Visible-light-absorbing semiconductor/molecular catalyst hybrid photoelectrodes for H2 or O2 evolution: recent advances and challenges
The research on the conversion of solar energy and its storage as an eco-friendly and momentarily available chemical fuel, such as H2, by sunlight-driven water splitting is closely related to the sustainable development of the global economy and to the continuous improvement of the modern living standards of human beings. One of the most promising approaches to sunlight-driven water splitting is to construct a dual-illuminated photoelectrochemical (PEC) cell by integrating a photoanode with a photocathode in a tandem configuration. To this end, the important work is to individually develop highly efficient, durable, inexpensive, and readily scalable photoanodes and photocathodes for each half reaction of water splitting, either O2 or H2 evolution reaction (OER or HER). A promising approach emerging in recent years towards OER photoanodes and HER photocathodes is the immobilization of molecular catalysts (MC) onto the surface of visible-light-absorbing semiconductor (VLASC) electrodes. Very recently, some encouraging results have been achieved in the construction of MC-modified VLASC photoanodes and photocathodes. This review is focused on the recent advances in hybrid photoelectrodes for OER and HER, which were built by the integration of MCs with VLASC materials. After a brief introduction of three major units, viz. VLASC materials, MCs, and anchor groups, used to date for fabricating hybrid photoelectrodes for OER and HER, the construction strategy and the performance of the VLASC/MC photoanodes and photocathodes are described in two respective chapters. Finally, challenges and developments in future studies of VLASC/MC hybrid photoelectrodes are discussed.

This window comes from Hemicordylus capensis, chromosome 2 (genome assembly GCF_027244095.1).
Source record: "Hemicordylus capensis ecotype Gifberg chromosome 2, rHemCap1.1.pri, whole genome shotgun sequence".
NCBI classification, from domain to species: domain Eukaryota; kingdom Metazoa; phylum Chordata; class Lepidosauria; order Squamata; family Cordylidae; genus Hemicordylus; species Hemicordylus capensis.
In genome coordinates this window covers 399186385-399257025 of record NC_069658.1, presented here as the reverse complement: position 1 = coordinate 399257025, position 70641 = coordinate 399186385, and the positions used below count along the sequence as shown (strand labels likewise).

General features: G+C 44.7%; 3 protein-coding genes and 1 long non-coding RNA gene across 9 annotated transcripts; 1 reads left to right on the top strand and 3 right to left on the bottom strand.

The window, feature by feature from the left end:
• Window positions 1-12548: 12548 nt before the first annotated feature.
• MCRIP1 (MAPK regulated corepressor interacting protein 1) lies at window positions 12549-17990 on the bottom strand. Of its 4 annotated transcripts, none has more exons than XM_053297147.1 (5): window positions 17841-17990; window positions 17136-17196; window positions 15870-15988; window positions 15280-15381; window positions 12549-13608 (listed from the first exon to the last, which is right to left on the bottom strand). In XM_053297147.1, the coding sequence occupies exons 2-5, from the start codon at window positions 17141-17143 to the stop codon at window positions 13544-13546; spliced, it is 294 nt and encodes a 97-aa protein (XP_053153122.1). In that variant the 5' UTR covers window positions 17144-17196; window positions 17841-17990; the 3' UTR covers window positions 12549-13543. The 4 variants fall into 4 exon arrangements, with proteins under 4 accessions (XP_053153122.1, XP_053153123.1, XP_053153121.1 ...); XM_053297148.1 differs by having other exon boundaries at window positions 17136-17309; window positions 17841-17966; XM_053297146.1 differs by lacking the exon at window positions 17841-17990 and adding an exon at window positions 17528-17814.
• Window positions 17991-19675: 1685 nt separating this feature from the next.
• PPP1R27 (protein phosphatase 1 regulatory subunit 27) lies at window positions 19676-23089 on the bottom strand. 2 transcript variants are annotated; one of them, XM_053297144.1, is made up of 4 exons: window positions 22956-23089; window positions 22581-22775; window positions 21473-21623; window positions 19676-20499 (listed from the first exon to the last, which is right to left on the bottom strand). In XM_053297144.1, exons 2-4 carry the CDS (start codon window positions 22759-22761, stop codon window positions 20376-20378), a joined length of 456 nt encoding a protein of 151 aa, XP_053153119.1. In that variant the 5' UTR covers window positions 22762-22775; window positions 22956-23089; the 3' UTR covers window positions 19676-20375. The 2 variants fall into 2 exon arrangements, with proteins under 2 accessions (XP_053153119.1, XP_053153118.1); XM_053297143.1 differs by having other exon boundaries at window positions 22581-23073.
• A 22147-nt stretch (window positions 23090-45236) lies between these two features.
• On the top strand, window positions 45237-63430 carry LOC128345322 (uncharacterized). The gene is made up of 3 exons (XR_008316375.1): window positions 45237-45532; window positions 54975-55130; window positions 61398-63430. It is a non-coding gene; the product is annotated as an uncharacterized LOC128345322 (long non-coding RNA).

- This article is part of the themed collections: Celebrating Excellence in Research: 100 Women of Chemistry and 2017 Sustainable Energy and Fuels HOT Articles